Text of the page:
Images from Gemini Jets website
Images from www.Tricatus.co.uk
That should be enough to keep us enthusiasts happy!
Dismantling of G-ARVM has started
Flypast forums, September 2006
Sadly the work to dismantle Standard VC10 G-ARVM at the RAF Museum Cosford has started. After the outer wings were removed, she was moved to a location with a hard surface, then the engines were removed from the fuselage. A few days later the distinctive look of the VC10 tail was no more as her vertical fin and horizontal tail were lying in the grass next to the airframe. Although no official confirmation has been announced yet, The Brooklands Museum aims to rescue a fuselage section, lets hope there will be more news about this soon. The photos below were kindly supplied by Richard Coltman, for more images click on the link to the Flypast forums above, or look in the forums for more links.
Amazon.co.uk, August 2006
Sutton Publishing has now published its authorised biography of aviation legend Sir George Edwards, which was written by Robert Gardner. Having been asked by Sir George himself, Gardner has provided us with a wonderful book which manages to convey both Sir George's achievements and his personality to the reader. The VC10 is of course only a small section of Sir George's large aviation legacy and therefore does not feature very prominently in the book, but I'm sure that many who visit these pages will find it a compelling read.
To get more information about the book, or to order it directly, a mouseclick
on the image at the right side of this newsitem will take you to the Amazon
XV104 Air to air photos
Via R. Lee, July 2006
XV104 now also stars in some air-to-air shots, and participated in a 3-ship VC10 formation. Photos can be found at Rick Lee's website here: http://vc10.mackrick.co.uk
Flypast, August 2006 issue
On page 66 of the current issue of Flypast editor Ken Ellis comments on the recent trend of not naming military aircraft. Given the long tradition that the UK has with names instead of numbers as aircraft designators it is strange to see that several designs were never given a proper name. A few examples are the A109s for 32nd Sqn, the BAe 146s and HS.125s also flying from Northolt and of course the VC10. With several new designs on the horizon Ken Ellis feels that it is time to stop this unwelcome movement, and therefore Flypast asks its readers to come up with suitable names for the yet to fly A400M military transport from Airbus, but also for the VC10. Answers on a postcard or sealed down envelope to 'Name that plane', Flypast, PO box 100, Stamford, Lincs, PE9 1XQ, UK. E-mails with suggestions (including name and postal address) can be addressed to melissa.peck [at] keypublishing.com (please insert the @ symbol yourself, I wouldn't want to cause unnecessary spam for the lady), all before August 26, 2006.
XV104 celebrates in style
Via R. Lee, July 2006
2006 is a significant year for the world's only VC10 operator, as the RAF has clocked up 40 years of continuous service with our favourite airliner! To celebrate this feat in style C Mk.1K XV104 was chosen to carry special tail markings. These consist of a bright red tail with '40 years of RAF Service' and '1966-2006' on the engine nacelles.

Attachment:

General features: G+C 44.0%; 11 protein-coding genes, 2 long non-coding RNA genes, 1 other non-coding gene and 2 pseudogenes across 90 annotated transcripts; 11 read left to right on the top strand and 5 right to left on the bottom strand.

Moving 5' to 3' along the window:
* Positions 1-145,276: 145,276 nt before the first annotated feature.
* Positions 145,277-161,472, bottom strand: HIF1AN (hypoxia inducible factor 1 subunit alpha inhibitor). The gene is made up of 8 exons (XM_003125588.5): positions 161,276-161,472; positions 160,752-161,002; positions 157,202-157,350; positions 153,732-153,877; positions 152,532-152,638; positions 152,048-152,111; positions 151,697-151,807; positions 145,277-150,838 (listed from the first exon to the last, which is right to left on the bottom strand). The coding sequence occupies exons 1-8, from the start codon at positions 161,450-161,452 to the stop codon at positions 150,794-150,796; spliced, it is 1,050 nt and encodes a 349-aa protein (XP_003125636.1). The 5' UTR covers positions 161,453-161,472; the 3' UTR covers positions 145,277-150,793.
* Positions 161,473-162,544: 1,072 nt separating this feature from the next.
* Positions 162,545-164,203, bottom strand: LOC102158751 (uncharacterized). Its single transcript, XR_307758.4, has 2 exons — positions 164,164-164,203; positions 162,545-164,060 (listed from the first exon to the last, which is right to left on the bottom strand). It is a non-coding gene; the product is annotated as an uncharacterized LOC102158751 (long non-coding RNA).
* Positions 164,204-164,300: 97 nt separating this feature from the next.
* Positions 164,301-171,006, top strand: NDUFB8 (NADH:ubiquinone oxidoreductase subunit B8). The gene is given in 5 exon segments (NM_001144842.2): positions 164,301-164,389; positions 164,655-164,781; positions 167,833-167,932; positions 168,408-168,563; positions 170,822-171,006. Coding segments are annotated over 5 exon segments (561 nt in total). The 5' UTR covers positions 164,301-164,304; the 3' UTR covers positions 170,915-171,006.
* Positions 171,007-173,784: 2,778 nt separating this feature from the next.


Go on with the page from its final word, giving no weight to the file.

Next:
Update: XV104 has been spotted at an airshow: RNAS Culdrose on 13th July. Pictures here: http://forum.keypublishing.co.uk/showthread.php?t=60053. I'm guessing that a visit to RIAT would also be a possibility, we'll wait and see!
Update 2: It performed a flypast on both days, and photos (in formation with the Red Arrows!) can be found at these links:
VC10s in the picture
With summer weather upon us again the airshow season had obviously started again, and this means that the VC10 has also been seen at various locations around the globe. Some highlights (not all of them are airshows actually) include:
I would have expected a VC10 at RAF Waddington on 1st July, but somehow it didn't turn up. I'm sure there will be lots of other opportunities to see one though!
Different future for G-ARVM at RAF Museum Cosford
British Airways press release, April 2006
Ex-BOAC and British Airways Standard VC10 G-ARVM, until now preserved at RAF Museum Cosford, will be moving to a new venue in the near future. Unfortunately it looks as though only her front fuselage will be traveling, with the rest of the aircraft destined for the scrapman.
In January of this year a press release that, as turned out later, should not have been released, made it onto the internet stating that the future of the collection of airliners at Cosford known as the 'BA Collection' was under review by the boards of trustees of both the RAF Museum and British Airways. When all the commotion died down again the fate of the airliners remained under review and all went quiet. Last week a British Airways press release finally broke the silence, stating that four of the five airliners would be moving to the Museum of Flight at East Fortune, Scotland, but only two would be moving as a whole. G-ARVM will be reduced to a forward fuselage section which will end up at its birthplace, Brooklands Museum in Weybridge, Surrey.
Not all the details of the situation are known today, but work seems to have started already on dismantling of the 707 so the other airliners may soon follow. For more about this situation, and a chance to share your views on this, have a look at the forum on this site.